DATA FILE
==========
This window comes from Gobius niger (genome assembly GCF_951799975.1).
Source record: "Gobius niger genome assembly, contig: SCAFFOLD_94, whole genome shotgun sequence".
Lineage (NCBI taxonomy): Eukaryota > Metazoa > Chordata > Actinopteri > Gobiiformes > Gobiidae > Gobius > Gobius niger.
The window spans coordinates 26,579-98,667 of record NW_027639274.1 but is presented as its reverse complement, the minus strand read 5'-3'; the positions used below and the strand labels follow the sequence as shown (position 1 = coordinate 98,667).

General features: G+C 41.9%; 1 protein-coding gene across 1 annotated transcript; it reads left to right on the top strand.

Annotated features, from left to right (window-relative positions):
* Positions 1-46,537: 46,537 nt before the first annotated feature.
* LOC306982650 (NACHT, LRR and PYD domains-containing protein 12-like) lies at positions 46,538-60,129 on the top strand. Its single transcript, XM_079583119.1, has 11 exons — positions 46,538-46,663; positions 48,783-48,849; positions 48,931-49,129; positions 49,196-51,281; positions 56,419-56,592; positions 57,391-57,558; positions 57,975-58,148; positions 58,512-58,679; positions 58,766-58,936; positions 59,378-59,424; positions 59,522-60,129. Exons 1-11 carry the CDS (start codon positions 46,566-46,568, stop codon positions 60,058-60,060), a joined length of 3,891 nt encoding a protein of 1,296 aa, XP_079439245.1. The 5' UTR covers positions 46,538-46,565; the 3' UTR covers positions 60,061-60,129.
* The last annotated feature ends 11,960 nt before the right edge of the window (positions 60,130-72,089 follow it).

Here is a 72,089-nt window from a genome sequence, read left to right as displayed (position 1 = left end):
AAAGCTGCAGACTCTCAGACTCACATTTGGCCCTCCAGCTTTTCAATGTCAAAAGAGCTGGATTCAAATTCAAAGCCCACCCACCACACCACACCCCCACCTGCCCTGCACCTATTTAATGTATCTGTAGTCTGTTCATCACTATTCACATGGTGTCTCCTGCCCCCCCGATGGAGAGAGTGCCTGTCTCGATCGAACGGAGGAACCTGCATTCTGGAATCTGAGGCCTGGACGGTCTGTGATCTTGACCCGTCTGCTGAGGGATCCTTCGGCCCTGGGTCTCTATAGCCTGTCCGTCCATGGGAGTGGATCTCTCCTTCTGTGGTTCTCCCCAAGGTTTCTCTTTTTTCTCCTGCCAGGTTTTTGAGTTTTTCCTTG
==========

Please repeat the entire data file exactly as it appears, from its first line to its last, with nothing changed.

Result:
This window comes from Gobius niger (genome assembly GCF_951799975.1).
Source record: "Gobius niger genome assembly, contig: SCAFFOLD_94, whole genome shotgun sequence".
Lineage (NCBI taxonomy): Eukaryota > Metazoa > Chordata > Actinopteri > Gobiiformes > Gobiidae > Gobius > Gobius niger.
The window spans coordinates 26,579-98,667 of record NW_027639274.1 but is presented as its reverse complement, the minus strand read 5'-3'; the positions used below and the strand labels follow the sequence as shown (position 1 = coordinate 98,667).

General features: G+C 41.9%; 1 protein-coding gene across 1 annotated transcript; it reads left to right on the top strand.

Annotated features, from left to right (window-relative positions):
* Positions 1-46,537: 46,537 nt before the first annotated feature.
* LOC306982650 (NACHT, LRR and PYD domains-containing protein 12-like) lies at positions 46,538-60,129 on the top strand. Its single transcript, XM_079583119.1, has 11 exons — positions 46,538-46,663; positions 48,783-48,849; positions 48,931-49,129; positions 49,196-51,281; positions 56,419-56,592; positions 57,391-57,558; positions 57,975-58,148; positions 58,512-58,679; positions 58,766-58,936; positions 59,378-59,424; positions 59,522-60,129. Exons 1-11 carry the CDS (start codon positions 46,566-46,568, stop codon positions 60,058-60,060), a joined length of 3,891 nt encoding a protein of 1,296 aa, XP_079439245.1. The 5' UTR covers positions 46,538-46,565; the 3' UTR covers positions 60,061-60,129.
* The last annotated feature ends 11,960 nt before the right edge of the window (positions 60,130-72,089 follow it).

Here is a 72,089-nt window from a genome sequence, read left to right as displayed (position 1 = left end):
AAAGCTGCAGACTCTCAGACTCACATTTGGCCCTCCAGCTTTTCAATGTCAAAAGAGCTGGATTCAAATTCAAAGCCCACCCACCACACCACACCCCCACCTGCCCTGCACCTATTTAATGTATCTGTAGTCTGTTCATCACTATTCACATGGTGTCTCCTGCCCCCCCGATGGAGAGAGTGCCTGTCTCGATCGAACGGAGGAACCTGCATTCTGGAATCTGAGGCCTGGACGGTCTGTGATCTTGACCCGTCTGCTGAGGGATCCTTCGGCCCTGGGTCTCTATAGCCTGTCCGTCCATGGGAGTGGATCTCTCCTTCTGTGGTTCTCCCCAAGGTTTCTCTTTTTTCTCCTGCCAGGTTTTTGAGTTTTTCCTTG